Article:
Readings from Vince Jordan
Broadband Services Manager
Longmont Power & Communications
1100 S. Sherman Street
Longmont, CO 80501
LINKED IN BIO PAGE:
MAP OF MUNI-OWNED U.S. BROADBAND SERVICES:
(Story below prepared by Bill Densmore.
Vince Jordan and the Colorado city of Longmont took on the major Internet-providing telecommunciations companies -- and won. But it was only round one. Now he's working to prove that Longmont Power & Communications -- the city owned utility -- can use 144-strand fiber-optic cabling installed in the 1990s to deliver exceptionally fast Internet to city's businesses and residents.
Incumbent Service Providers and others spent $500,000 in 2011 to defeat a local ballot proposition which overrode a Colorado law banning municipally owned Internet services, recalls Jordan, who runs the city municipal broadband initiative. Now the battle is on. "In 2009 we created a ballot issue and put it before the voters to get our right back to use this fiber for our benefit," says Jordan. "Comcast spent $245,000 fighting that issue. We spent $95. We lost by 12 percent of the vote.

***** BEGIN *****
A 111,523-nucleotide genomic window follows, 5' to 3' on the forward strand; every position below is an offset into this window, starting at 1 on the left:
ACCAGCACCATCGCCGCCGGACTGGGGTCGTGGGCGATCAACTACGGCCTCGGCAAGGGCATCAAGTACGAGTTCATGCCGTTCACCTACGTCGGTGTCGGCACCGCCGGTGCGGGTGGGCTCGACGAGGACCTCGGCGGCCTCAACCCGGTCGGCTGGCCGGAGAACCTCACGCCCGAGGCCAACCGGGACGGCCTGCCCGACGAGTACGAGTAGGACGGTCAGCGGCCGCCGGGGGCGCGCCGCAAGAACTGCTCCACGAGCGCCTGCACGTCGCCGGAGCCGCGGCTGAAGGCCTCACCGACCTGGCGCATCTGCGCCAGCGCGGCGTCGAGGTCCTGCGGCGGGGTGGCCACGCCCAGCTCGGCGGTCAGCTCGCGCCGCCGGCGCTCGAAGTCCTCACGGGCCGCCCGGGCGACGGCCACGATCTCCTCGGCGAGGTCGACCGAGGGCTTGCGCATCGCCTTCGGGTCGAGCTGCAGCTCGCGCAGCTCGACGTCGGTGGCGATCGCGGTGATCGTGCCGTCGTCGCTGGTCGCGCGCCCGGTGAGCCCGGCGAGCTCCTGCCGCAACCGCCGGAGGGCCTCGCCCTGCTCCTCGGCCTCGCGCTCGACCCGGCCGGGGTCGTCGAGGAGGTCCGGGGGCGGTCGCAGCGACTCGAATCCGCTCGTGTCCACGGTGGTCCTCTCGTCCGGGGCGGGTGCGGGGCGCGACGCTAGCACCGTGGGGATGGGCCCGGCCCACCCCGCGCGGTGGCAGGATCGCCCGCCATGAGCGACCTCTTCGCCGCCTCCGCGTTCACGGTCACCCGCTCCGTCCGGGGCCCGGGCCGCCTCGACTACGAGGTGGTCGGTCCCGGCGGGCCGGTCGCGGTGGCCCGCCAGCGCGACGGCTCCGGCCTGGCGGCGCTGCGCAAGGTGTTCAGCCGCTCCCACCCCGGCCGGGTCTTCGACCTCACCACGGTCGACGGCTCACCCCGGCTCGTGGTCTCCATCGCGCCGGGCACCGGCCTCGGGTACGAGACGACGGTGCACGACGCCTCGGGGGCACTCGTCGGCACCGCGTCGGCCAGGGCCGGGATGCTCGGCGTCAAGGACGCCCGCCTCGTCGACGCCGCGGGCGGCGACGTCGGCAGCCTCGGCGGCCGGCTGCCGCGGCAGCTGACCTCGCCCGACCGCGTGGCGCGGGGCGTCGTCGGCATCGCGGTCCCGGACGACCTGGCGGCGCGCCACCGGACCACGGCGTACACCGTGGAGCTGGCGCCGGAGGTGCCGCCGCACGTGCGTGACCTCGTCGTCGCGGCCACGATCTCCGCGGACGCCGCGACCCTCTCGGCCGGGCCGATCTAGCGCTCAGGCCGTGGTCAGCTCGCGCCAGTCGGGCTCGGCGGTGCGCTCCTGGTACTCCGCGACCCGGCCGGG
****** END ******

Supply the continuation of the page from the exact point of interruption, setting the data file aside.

"Then the whole Google Fiber thing started and we were one of the towns that was vying for that nationally. Google was here three or four times. We had this fantastic asset in place. But then they learned about Colorado Senate Bill 152, enacted in 2005, which said municipalities could not, either alone or in partnership, provide broadband services unless by a popular initiative petition. The left. They didn't want to fight the State.
It was in 1997 that the city's power utility had installed the 144-strand fiber, and reserved 12 of the strands to control power substations. The rest of the capacity -- a startling large amount of bandwidth for that era -- was reserved for the city, which at the time began to explore what to do with it. "But the 2005 law pretty much locked us down, all we could do is use it for city services," recalls Jordan. But in 2011, Jordan and others organized a second ballot initiative within the rules of SB 152. "We put it to vote again. This time Comcast spent $500,000 fighting it, but we won by a 21-percent margin. We spent about $3,500."
As of March, 2013, as Jordan was beginning to connect the first businesses to the municipal network, he says the private Internet service provides are competing.
"They got very aggressive," he said. "They go door to door. They've dropped their prices. At one point CenturyLink was in town telling people they had bought our network, which is untrue. We told them to stop and they did. Two weeks ago CenturyLink asked to speak with each one of our councillors and the mayor individually. We're waiting to see what comes of that. But the horse is out of the barn, we are hooking up customers."